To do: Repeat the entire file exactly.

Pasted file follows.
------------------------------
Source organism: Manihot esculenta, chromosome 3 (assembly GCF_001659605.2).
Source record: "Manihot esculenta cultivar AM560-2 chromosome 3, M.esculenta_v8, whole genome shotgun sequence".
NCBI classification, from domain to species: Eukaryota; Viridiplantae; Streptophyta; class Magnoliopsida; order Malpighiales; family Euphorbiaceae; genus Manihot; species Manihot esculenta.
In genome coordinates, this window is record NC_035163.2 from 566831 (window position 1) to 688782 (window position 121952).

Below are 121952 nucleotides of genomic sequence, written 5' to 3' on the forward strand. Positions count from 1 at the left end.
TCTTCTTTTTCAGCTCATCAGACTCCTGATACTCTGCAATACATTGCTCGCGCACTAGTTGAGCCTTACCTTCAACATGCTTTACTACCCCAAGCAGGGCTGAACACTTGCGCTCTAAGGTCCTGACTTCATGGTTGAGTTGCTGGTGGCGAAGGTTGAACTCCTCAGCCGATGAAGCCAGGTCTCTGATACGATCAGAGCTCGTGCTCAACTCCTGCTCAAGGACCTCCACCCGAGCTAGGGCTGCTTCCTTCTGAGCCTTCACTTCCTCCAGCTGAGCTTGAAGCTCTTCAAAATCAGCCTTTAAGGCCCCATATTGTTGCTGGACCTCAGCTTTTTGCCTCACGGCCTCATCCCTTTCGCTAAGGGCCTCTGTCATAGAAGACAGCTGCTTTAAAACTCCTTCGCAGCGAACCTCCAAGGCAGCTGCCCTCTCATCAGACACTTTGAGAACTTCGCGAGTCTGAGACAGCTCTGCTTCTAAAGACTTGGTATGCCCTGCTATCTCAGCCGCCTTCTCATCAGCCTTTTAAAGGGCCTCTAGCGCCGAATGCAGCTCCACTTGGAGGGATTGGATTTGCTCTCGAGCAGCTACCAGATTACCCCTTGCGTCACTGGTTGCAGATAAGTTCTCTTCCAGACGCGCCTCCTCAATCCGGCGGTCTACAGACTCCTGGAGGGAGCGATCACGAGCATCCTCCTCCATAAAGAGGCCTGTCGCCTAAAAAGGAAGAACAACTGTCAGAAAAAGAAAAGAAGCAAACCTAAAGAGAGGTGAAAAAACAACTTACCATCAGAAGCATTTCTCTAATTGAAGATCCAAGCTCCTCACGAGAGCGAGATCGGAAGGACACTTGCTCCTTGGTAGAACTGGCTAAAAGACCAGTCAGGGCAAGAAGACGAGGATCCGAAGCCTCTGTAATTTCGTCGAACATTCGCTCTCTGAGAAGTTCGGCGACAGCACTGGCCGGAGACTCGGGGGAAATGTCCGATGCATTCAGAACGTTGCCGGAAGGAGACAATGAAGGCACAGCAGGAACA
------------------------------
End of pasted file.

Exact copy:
Source organism: Manihot esculenta, chromosome 3 (assembly GCF_001659605.2).
Source record: "Manihot esculenta cultivar AM560-2 chromosome 3, M.esculenta_v8, whole genome shotgun sequence".
NCBI classification, from domain to species: Eukaryota; Viridiplantae; Streptophyta; class Magnoliopsida; order Malpighiales; family Euphorbiaceae; genus Manihot; species Manihot esculenta.
In genome coordinates, this window is record NC_035163.2 from 566831 (window position 1) to 688782 (window position 121952).

Below are 121952 nucleotides of genomic sequence, written 5' to 3' on the forward strand. Positions count from 1 at the left end.
TCTTCTTTTTCAGCTCATCAGACTCCTGATACTCTGCAATACATTGCTCGCGCACTAGTTGAGCCTTACCTTCAACATGCTTTACTACCCCAAGCAGGGCTGAACACTTGCGCTCTAAGGTCCTGACTTCATGGTTGAGTTGCTGGTGGCGAAGGTTGAACTCCTCAGCCGATGAAGCCAGGTCTCTGATACGATCAGAGCTCGTGCTCAACTCCTGCTCAAGGACCTCCACCCGAGCTAGGGCTGCTTCCTTCTGAGCCTTCACTTCCTCCAGCTGAGCTTGAAGCTCTTCAAAATCAGCCTTTAAGGCCCCATATTGTTGCTGGACCTCAGCTTTTTGCCTCACGGCCTCATCCCTTTCGCTAAGGGCCTCTGTCATAGAAGACAGCTGCTTTAAAACTCCTTCGCAGCGAACCTCCAAGGCAGCTGCCCTCTCATCAGACACTTTGAGAACTTCGCGAGTCTGAGACAGCTCTGCTTCTAAAGACTTGGTATGCCCTGCTATCTCAGCCGCCTTCTCATCAGCCTTTTAAAGGGCCTCTAGCGCCGAATGCAGCTCCACTTGGAGGGATTGGATTTGCTCTCGAGCAGCTACCAGATTACCCCTTGCGTCACTGGTTGCAGATAAGTTCTCTTCCAGACGCGCCTCCTCAATCCGGCGGTCTACAGACTCCTGGAGGGAGCGATCACGAGCATCCTCCTCCATAAAGAGGCCTGTCGCCTAAAAAGGAAGAACAACTGTCAGAAAAAGAAAAGAAGCAAACCTAAAGAGAGGTGAAAAAACAACTTACCATCAGAAGCATTTCTCTAATTGAAGATCCAAGCTCCTCACGAGAGCGAGATCGGAAGGACACTTGCTCCTTGGTAGAACTGGCTAAAAGACCAGTCAGGGCAAGAAGACGAGGATCCGAAGCCTCTGTAATTTCGTCGAACATTCGCTCTCTGAGAAGTTCGGCGACAGCACTGGCCGGAGACTCGGGGGAAATGTCCGATGCATTCAGAACGTTGCCGGAAGGAGACAATGAAGGCACAGCAGGAACA